Bruno, Bent, list, Sometimes I use the word "opinion" to refer to a theoretical belief, as opposed to a practical belief. In those terms, if I believe something, then I'm willing to act practically, on the basis of that belief under potentially discorroborative circumstances as they currently appear, at least as they appear, even if I'm not fully certain about them. If I have an opinion, I'm willing to "act" theoretically, modify a theory, etc., on the basis of that opinion under potentially discorroborative circumstances as they currently appear. This distinction between "opinion" and "belief" is only suggested by common usage and is not actually well established. For instance, a medical opinion may be the basis for grave practical steps. C.S. Peirce often discussed opinion or belief in terms of the willingness to act upon it and insisted on distinguishing between theoretical & practical beliefs.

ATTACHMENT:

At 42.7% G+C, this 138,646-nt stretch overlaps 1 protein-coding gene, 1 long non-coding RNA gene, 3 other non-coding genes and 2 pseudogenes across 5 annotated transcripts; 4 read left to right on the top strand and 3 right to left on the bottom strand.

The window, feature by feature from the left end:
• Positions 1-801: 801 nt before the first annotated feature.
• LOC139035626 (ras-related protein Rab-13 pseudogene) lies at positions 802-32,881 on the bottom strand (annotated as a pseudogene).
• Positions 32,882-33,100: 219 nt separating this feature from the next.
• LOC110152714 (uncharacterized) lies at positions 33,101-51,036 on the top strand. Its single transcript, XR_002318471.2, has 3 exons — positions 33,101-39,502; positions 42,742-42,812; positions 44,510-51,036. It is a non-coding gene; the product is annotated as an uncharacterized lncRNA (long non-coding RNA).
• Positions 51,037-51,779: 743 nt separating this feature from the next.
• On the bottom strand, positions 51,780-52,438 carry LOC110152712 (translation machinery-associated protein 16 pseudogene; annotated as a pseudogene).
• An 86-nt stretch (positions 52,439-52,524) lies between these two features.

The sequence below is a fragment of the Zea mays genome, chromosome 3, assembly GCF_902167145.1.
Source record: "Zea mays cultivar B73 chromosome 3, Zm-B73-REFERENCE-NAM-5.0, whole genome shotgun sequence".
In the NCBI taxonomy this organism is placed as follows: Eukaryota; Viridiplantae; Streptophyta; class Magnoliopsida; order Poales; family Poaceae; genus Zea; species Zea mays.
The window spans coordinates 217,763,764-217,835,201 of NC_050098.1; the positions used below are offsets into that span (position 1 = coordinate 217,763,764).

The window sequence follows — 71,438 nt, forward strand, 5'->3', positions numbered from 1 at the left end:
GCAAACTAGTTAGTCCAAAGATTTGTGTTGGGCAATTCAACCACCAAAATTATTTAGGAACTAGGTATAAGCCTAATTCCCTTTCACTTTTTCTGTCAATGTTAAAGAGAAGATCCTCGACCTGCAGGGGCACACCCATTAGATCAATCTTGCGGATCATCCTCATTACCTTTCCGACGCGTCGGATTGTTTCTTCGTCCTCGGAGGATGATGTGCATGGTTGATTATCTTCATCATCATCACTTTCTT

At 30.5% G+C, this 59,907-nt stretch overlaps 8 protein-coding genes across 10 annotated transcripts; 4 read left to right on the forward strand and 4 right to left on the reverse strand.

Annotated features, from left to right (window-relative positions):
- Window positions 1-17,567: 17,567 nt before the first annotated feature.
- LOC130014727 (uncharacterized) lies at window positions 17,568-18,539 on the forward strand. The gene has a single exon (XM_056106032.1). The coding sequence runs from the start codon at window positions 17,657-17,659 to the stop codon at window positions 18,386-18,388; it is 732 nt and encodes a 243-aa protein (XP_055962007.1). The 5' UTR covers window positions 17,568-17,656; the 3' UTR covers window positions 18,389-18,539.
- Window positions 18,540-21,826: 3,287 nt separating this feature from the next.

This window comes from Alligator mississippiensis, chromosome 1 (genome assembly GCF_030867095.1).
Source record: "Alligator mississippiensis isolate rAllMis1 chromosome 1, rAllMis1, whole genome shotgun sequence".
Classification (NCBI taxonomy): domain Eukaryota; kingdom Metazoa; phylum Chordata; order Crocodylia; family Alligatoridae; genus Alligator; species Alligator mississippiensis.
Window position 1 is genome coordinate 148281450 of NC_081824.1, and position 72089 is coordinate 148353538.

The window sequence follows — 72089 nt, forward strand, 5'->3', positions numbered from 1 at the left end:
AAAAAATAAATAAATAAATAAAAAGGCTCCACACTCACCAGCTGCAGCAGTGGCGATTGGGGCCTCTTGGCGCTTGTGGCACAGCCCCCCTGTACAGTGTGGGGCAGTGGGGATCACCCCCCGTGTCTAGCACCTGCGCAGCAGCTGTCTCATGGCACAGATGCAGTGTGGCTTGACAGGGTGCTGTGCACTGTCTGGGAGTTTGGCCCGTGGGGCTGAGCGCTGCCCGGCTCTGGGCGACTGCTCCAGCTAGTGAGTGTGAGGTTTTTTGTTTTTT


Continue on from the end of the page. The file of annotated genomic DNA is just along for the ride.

This is a little more complicated in the case of researchers, since researchers tends to end up with practical matters and even the shapes of their lives dependent on theoretical issues and developments. Mendel believed strongly enough in his genetic theory to at least fudge his data somewhat, for a better fit. And even where it doesn't raise issues of integrity, the nexus of practicality and theory still arises for the researcher in terms of career choices, funding, etc. (not that I know a lot about this sort of thing, but it does seem to be there). So it does seem a bit of a juggling act for the serious researcher -- straining his/her mental sinews to give his/her theory the best possible shot, yet not persisting stubbornly in it when it is definitely disconfirmed, because the point, strictly speaking, is not to decide the truth but instead to be decided by the truth, and the real dedication must be to the quasi-leisurely, multi-generational project of seeking to be determ! ined by the truth, not some rushed conclusion. In practical matters we are justified in rushing sometimes, and in taking into account arguments that would be quite out of place in a theoretical context. And none of those researchers who scorn invariant personal solemnity in public forums means to convey a lack of seriousness as if their theoretical research were just a hobby. One probably could make the same distinction between theoretical & practical knowledge (recognizing something as theoretically / practically confirmed enough that one would act theoretically / practically on its basis under even surprising potentially discorroborative circumstances, i.e., under the widest range reasonably imaginable), theoretical & practical understanding (an interpretation on the basis of which one will likely be disposed to act in potentially discorroborative circumstances likely to arise), and theoretical & practical assumptions (on the basis of which one has acted or been disposed to act, theoretically / practically, in potentially discorroborative circumstances that have arisen. In the chafing between science and religion, some of us recurrently scorn a religious tendency toward intense belief about matters of physical fact on insufficient bases of evidence and logic. However, in practical matters sometimes one must decide and act with total conviction on the basis of insufficient information. Occasionally it's in for a dime, in for a dollar, such that half-way or hesitant measures are far worse than decisive action or total inaction. We can't really mean to broad-brushingly scorn all that sort of thing on account of some portion's excesses, because, if we're true to such scorn, then we'll vitiate ourselves. Now, valuings and ideals are a side of the theoretical which tends to get minimized in the context of the practical-theoretical distinction, just as the difference in the practical between decision-making and performance tends to get sloughed over also in the context of practical-theoretical distinction. But there's no knowledge based on logic &! evidence without valuing of logic & evidence, there's no artistic understanding of effects without gratificational valuings, there's no know-how without care-how, and there's no discipline of community planning, education of character, no "ruling arts" or "governing arts" as they've been called, without a certain thing found also at religion's core -- valuings and carings in regard to the sources, powers, principles whereby one moves and acts. Bruno tends to point to that which stands out in religious people but is common to all people and he has a good point, even if there are usually also differences. Best, Ben Udell ----- Original Message ----- From: "Bruno Marchal" <[EMAIL PROTECTED]> To: "Brent Meeker" <[EMAIL PROTECTED]> Cc: "Stathis Papaioannou" <[EMAIL PROTECTED]>; <email@example.com> Sent: Monday, January 30, 2006 9:06 AM Subject: Re: belief, faith, truth Le 29-janv.-06, à 20:02, Brent Meeker a écrit : > I largely agree with Stathis. I note a subtle difference in language between > Danny and Stathis. Danny refers to "believe in". I don't think a scientist > ever "believes in" a theory. All right, you use "believe in" (quote included!) for the "religious belief of the fundamentalist". Still I hope you agree that the scientist believes in its theory, if only to be able to acknowledge his theory is wrong when experiments refute it. Cf Belief = B with (Bp -> p) NOT being a theorem! > That implies taking the theory as the foundation of all further beliefs. In > fact most scientists don't "believe" any theory, except in the provisional > sense of thinking them likely, or worth entertaining, or suggestive. OK, but this is independent of the fact that, still, the scientist can "believe in" (in the scientist modest way of self-interrogation) in the *object* of his theory. Most naturalist "believe in" a physical universe, or a nature or whatever. We wouldn't discuss about a "theory of everything" if we were not believing in ... something. > Religious faith differs from ordinary belief and scientific hypothesizing not > only by the lack of evidence but even more in the assertion of certainity. I think everyone has religious faith. Today, a scientist who pretends no doing philosophy or theology, is just a scientist taking for granted Aristotle theology. No problem in case he is aware of the fact, so that, as a scientist, he can still be open to the idea that Aristotle theology can be falsified, but if he is not aware of the fact, then he will not been able to make sense of the data---a little like Roland Omnes who concludes his analysis of QM that there is a point where we need to abandon faith in ... reason. Personally, I consider that abandoning faith in reason in front of difficulties, is just worse that abandoning faith in truth (whatever it is). Bruno http://iridia.ulb.ac.be/~marchal/